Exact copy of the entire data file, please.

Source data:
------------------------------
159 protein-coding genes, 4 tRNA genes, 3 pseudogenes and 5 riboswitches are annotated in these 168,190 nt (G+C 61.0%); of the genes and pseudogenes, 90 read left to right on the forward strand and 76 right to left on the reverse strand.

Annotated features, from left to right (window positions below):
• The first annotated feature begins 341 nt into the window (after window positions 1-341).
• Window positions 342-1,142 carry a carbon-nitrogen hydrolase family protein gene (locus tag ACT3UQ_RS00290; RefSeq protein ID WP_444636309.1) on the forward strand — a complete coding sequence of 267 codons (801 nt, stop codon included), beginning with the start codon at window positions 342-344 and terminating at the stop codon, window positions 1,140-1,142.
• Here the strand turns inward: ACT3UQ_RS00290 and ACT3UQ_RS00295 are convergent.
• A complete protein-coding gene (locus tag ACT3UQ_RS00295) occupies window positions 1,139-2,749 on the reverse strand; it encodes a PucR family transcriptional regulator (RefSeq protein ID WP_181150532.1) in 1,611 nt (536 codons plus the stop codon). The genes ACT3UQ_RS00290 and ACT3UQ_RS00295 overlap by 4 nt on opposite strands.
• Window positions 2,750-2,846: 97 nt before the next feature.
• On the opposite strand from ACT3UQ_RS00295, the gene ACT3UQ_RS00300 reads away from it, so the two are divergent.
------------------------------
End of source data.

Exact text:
159 protein-coding genes, 4 tRNA genes, 3 pseudogenes and 5 riboswitches are annotated in these 168,190 nt (G+C 61.0%); of the genes and pseudogenes, 90 read left to right on the forward strand and 76 right to left on the reverse strand.

Annotated features, from left to right (window positions below):
• The first annotated feature begins 341 nt into the window (after window positions 1-341).
• Window positions 342-1,142 carry a carbon-nitrogen hydrolase family protein gene (locus tag ACT3UQ_RS00290; RefSeq protein ID WP_444636309.1) on the forward strand — a complete coding sequence of 267 codons (801 nt, stop codon included), beginning with the start codon at window positions 342-344 and terminating at the stop codon, window positions 1,140-1,142.
• Here the strand turns inward: ACT3UQ_RS00290 and ACT3UQ_RS00295 are convergent.
• A complete protein-coding gene (locus tag ACT3UQ_RS00295) occupies window positions 1,139-2,749 on the reverse strand; it encodes a PucR family transcriptional regulator (RefSeq protein ID WP_181150532.1) in 1,611 nt (536 codons plus the stop codon). The genes ACT3UQ_RS00290 and ACT3UQ_RS00295 overlap by 4 nt on opposite strands.
• Window positions 2,750-2,846: 97 nt before the next feature.
• On the opposite strand from ACT3UQ_RS00295, the gene ACT3UQ_RS00300 reads away from it, so the two are divergent.